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‘Abdu’l-Baha recounted the following stories of early believers who exemplified being in constant a state of devotional attitude.

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Bahá’u’lláh says:

“That one indeed is a man who, today, dedicateth himself to the service of the entire human race. In all circumstances one should seize upon every means which will promote security and tranquillity among the peoples of the world… Great is the station of man. Great must also be his endeavours for the rehabilitation of the world and the well-being of nations.” Tablet of Maqsúd

It was the summer of 1905 when Mr Sydney Sprague arrived in India. He travelled from town to town and bore every kind of hardship in order to reach the seekers with the call of “Yá Bahá’ul-Abhá”.

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“O ye servants of the Sacred Threshold! The triumphant hosts of the Celestial Concourse, arrayed and marshalled in the realms above, stand ready and expectant to assist and assure victory to that valiant horseman who with confidence spurs on his charger into the arena of service.” (Selections from the Writings of `Abdu’l-Bahá, no 208, p. 264)

One day in the guesthouse in `Akká, `Abdu’l-Bahá told the following story:

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In his memoirs, Youness Afroukhteh (Nine Years in Akka), describes how they celebrated the Ridván festivities in Bahji during the ministry of ‘Abdu’l-Bahá. He recounts the following.

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We have, as a world wide community, soon completed the construction of Continental Houses of Worships and have initiated National and Local Houses of Worship. We see that the Universal House of Justice, in their Messages and Letters, informs about the progress of the constructions of the Houses of Worships. Letters from the Universal House of Justice dated 1st of August 2014 and the letter to the friends in Iran dated 18 December 2014 are two examples.

Hand of the Cause Faizi once told the story of when, one night, “the Master asked someone to write the names of those who had contributed something for the fund of the Temple in Ishqábád. One of the friends, who was serving the Pilgrim House in `Akká, did not have any money. He said to the Master, “Beloved Master, could I borrow ten cents from you? I want to contribute, but I don’t have any money.”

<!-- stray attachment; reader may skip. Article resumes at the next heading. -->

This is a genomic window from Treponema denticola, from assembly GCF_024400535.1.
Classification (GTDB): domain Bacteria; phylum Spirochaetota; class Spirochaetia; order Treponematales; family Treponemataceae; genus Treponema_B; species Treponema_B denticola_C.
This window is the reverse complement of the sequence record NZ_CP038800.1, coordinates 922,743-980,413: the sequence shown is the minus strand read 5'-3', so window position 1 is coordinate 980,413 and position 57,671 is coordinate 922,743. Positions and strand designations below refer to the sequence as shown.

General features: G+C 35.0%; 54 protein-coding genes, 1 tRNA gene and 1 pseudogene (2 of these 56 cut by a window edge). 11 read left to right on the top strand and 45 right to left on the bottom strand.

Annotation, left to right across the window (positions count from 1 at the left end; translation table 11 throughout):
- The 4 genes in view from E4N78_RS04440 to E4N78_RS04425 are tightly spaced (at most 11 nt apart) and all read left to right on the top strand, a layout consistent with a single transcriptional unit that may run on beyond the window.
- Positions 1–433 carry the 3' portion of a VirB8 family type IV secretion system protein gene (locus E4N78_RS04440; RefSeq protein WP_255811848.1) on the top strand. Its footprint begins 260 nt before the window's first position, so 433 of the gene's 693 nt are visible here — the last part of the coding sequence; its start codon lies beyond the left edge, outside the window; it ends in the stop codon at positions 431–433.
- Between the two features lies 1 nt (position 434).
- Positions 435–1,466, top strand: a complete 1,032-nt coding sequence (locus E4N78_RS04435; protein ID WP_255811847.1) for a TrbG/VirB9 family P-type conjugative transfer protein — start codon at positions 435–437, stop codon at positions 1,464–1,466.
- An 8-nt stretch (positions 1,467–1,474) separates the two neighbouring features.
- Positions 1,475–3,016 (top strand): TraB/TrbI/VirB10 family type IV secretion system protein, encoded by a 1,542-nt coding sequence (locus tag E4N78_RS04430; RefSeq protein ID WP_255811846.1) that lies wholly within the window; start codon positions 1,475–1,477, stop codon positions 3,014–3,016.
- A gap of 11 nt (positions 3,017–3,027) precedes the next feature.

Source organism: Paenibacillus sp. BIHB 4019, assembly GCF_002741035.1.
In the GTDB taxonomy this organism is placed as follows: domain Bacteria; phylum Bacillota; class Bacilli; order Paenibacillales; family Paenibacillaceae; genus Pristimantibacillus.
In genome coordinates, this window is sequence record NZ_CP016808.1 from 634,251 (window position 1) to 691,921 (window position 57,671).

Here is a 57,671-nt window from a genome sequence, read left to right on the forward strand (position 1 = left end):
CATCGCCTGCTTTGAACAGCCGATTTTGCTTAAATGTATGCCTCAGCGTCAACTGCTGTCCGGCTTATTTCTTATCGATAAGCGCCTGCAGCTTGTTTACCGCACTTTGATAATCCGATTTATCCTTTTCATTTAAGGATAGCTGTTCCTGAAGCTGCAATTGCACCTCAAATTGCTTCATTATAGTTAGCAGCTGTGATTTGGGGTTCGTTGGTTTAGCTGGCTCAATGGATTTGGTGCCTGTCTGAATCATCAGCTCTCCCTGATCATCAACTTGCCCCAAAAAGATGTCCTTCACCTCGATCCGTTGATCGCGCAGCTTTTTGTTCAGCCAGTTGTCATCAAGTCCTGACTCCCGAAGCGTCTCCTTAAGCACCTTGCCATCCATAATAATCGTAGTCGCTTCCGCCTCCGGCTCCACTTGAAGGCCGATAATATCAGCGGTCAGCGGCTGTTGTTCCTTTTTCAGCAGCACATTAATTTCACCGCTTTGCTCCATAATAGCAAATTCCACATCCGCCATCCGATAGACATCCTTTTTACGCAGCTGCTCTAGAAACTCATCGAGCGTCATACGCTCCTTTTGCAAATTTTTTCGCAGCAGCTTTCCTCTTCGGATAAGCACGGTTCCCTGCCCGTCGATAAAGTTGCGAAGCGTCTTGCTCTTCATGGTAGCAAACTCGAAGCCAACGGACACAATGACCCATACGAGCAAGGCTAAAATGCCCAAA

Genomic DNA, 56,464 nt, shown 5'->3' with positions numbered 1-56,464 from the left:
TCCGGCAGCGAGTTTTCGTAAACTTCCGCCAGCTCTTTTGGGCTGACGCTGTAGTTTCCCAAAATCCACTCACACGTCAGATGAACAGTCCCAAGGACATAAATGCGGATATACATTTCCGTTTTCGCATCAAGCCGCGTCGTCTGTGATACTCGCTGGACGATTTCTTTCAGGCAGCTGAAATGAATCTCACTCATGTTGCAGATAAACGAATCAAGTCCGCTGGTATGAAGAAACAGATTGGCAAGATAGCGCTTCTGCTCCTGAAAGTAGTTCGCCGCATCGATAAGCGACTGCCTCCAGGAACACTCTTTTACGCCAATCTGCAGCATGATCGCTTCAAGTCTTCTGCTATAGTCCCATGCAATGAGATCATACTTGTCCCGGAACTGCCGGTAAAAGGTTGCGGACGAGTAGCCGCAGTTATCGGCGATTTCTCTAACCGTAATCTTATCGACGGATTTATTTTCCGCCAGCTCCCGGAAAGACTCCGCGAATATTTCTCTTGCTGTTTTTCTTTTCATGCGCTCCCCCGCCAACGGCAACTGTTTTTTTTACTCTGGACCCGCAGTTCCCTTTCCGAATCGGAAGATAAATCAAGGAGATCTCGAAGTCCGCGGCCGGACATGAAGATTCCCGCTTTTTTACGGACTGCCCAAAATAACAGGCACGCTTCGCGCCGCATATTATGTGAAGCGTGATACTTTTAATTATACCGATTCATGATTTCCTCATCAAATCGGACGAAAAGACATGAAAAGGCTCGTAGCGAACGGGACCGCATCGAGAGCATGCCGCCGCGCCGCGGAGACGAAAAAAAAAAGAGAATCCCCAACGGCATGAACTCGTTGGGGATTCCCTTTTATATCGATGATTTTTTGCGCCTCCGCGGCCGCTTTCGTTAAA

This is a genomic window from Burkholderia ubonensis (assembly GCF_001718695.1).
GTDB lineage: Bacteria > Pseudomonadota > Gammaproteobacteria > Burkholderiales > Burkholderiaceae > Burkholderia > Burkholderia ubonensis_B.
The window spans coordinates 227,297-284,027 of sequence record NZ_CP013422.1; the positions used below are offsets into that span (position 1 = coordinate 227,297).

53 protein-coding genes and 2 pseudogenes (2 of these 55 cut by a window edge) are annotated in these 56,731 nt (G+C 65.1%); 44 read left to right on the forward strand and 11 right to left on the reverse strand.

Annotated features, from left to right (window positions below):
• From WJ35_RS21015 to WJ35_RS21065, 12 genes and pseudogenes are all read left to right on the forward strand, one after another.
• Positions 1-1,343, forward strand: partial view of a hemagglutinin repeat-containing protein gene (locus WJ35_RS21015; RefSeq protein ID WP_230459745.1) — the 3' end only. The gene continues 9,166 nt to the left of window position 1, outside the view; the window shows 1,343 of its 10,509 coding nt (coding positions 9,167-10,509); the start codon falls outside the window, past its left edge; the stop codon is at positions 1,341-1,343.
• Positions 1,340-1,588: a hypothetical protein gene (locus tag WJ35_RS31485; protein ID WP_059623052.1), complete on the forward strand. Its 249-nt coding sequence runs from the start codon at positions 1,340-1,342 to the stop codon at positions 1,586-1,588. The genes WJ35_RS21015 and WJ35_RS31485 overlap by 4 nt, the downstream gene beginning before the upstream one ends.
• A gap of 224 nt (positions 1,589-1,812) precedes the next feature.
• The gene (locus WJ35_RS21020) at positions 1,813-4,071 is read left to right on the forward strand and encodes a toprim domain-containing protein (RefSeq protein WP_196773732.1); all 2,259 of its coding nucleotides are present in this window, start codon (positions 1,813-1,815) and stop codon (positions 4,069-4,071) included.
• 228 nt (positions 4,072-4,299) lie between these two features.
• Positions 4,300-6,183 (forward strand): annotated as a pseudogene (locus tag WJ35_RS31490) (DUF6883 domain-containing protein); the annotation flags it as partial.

He said, “Of course,” and gave him ten cents, and please write, “He borrowed these ten cents from `Abdu’l-Bahá.” When it was finished, `Abdu’l-Bahá said, “How I wish I could go to the Temple and work myself. I would go there and work with the laborers until the erection of this Temple, but I am in prison. I cannot get out of this country.” He was walking and repeating these words, “How I wish that somebody could go in my stead, in my behalf to do this.” And the same man got up, and said, “I will go.” And he said, “When I stood up and said that I would go, I said to myself, `You didn’t want to go.'” And he said, “When I volunteered, I thought that `Abdu’l-Bahá would say, `All right, after one month or so,” but He said, “All right, early in the morning.”

In a Tablet,  `Abdu’l-Bahá wrote that “This man is coming to work on the Temple on my behalf. He will carry stones, he will carry mud, he will carry cement, all these things will be done in my name.” And he did this.

It might be time to read more deeply about the Mashriqu’l-Adhkár. If so, I highly recommend a wonderful online compilation called Mashriqu’l-Adhkár – ‘…the crowning institution of every Bahá’í community.’

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